Billings County to get crew campPlans for Billings County’s first crew camp are moving ahead, officials said Friday, almost a year after construction was supposed to begin.
Plans for Billings County’s first crew camp are moving ahead, officials said Friday, almost a year after construction was supposed to begin.
Energy Resource Group of Lafayette, La., released models of its 200-unit lodging facility to The Dickinson Press on Friday. If everything goes according to plan, the camp should be finished in late August, ERG Chief Operating Officer Marc Barra said.
“As soon as we secure a contract, construction should take about 90 days to complete,” he said. “We need to find a suitable tenant so that we can live up to the commitments that we made.”
After sitting empty for 11 years, the Billings County School Board unanimously voted to sell the seven-acre property to Marc Barra’s company April 13, 2011. It was valued at $450,000.
The Billings County Commission approved a conditional use permit for ERG in July, giving the company the green light to build. It plans to renew the permit, Barra said.
The K-8 school, which was once home to the Fryburg Bobcats and was featured in the 2001 film “Wooly Boys,” closed in 2000 as a result of dwindling numbers, officials previously told The Press.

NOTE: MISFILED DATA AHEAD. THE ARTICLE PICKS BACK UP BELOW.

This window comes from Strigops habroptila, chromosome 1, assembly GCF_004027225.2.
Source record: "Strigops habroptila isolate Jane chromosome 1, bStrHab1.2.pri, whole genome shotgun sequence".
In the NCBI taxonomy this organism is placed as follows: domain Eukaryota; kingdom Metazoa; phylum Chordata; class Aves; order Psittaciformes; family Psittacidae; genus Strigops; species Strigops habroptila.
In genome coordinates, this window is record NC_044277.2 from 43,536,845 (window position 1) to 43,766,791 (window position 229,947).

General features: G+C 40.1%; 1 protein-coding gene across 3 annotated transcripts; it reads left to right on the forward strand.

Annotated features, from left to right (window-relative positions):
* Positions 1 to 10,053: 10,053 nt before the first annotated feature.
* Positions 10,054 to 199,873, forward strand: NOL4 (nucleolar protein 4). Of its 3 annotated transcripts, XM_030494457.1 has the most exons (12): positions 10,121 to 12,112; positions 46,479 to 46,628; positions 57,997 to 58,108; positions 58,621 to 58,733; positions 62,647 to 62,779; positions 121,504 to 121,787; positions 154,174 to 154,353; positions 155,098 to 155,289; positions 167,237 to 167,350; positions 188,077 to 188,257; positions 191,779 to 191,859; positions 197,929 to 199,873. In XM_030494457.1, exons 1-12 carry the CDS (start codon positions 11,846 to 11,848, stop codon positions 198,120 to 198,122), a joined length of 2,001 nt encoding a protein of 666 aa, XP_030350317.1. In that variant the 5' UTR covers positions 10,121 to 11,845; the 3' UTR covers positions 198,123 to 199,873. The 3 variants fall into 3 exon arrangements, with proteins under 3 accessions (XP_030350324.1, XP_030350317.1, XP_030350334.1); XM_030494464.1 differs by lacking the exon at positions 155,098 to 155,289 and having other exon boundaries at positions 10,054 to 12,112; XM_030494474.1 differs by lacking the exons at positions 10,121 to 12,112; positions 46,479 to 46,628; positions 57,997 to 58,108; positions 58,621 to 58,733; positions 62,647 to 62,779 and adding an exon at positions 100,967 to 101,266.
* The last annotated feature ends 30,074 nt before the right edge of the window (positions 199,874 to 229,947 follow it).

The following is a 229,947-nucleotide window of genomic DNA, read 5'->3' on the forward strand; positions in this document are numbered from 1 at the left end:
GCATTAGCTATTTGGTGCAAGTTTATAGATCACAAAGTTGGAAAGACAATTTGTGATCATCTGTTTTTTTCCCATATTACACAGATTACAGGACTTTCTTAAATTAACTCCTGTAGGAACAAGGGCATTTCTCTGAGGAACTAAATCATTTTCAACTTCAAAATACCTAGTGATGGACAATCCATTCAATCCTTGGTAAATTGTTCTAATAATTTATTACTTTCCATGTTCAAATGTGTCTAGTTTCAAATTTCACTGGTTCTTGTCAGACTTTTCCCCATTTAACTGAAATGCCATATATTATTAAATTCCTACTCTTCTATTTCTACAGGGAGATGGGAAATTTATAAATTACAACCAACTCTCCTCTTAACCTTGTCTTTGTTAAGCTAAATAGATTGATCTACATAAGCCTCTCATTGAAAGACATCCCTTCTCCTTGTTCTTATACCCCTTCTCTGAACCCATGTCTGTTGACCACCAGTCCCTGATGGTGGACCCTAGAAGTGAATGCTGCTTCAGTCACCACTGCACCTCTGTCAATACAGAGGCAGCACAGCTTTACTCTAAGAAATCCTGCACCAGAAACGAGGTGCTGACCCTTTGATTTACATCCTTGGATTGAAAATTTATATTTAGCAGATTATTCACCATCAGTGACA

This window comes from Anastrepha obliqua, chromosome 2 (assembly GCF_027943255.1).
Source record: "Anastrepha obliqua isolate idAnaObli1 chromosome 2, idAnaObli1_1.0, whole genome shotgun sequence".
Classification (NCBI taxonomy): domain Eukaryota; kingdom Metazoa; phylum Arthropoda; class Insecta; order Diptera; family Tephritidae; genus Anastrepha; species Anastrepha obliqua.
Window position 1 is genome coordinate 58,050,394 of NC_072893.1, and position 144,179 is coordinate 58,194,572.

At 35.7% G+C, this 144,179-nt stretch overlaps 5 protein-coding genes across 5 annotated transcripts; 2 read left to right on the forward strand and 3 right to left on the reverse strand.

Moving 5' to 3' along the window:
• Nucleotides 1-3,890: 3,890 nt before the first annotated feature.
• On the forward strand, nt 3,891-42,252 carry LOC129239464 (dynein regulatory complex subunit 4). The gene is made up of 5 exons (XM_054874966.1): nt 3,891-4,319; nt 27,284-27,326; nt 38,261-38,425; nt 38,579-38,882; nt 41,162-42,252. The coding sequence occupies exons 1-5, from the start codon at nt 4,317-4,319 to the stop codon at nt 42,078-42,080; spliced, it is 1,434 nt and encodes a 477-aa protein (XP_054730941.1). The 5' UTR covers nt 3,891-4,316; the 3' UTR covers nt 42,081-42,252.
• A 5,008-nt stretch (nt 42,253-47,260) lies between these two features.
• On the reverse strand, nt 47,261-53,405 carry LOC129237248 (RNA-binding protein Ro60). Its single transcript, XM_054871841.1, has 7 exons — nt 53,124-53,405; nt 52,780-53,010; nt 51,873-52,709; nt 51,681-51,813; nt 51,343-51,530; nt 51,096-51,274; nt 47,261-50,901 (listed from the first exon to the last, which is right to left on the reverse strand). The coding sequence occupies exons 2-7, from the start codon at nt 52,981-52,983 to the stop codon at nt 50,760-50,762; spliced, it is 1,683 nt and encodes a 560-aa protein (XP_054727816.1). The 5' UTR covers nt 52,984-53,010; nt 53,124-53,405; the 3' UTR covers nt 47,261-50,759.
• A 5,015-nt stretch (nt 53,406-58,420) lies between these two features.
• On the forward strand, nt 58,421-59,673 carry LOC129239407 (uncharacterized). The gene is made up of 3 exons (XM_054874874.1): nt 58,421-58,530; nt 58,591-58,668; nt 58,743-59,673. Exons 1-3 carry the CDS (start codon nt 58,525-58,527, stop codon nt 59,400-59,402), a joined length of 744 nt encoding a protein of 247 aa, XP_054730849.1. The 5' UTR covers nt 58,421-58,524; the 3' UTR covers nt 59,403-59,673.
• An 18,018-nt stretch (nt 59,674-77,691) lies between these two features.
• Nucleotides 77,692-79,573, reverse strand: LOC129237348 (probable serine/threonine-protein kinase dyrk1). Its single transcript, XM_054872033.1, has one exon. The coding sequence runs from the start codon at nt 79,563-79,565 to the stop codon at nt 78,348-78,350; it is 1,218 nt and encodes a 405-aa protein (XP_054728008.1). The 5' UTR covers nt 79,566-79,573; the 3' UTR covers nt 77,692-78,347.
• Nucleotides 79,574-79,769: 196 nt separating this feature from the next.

Barra previously told The Press construction was set to begin late last summer, but changes in client management and direction held up the process.
Barra would not name the client.
Billings County Commission Chairman Jim Arthaud opposed the crew camp being built in the small town, adding it shouldn’t go in a residential area.
“There are places for them. I think they are needed, but I don’t think that they should be right in a town,” he said.
Crystal Calkins of Fryburg plans to move to Dickinson, citing the crew camp as one of the main reasons for leaving the town.
“It’s just not a place for kids, but I know they have to go somewhere,” she said.
As long as ERG complies with the county, it should be able to proceed, Commissioner Mike Kasian said. If it doesn’t, the camp will be put on hold again.
The preliminary work is complete, but ERG wants to find the right company that would fit into the community of Fryburg, Barra said.
He added the company has lost almost eight months’ worth of revenue and time, but it wanted to meet the wishes of the community.
“If we would have come in and put trailers in, they would be full,” he said. “That would have been very easy to do. We’ve sacrificed because we’re true to our word. We stood in front of the people and said, ‘This is who we are and this is what we want to do.’”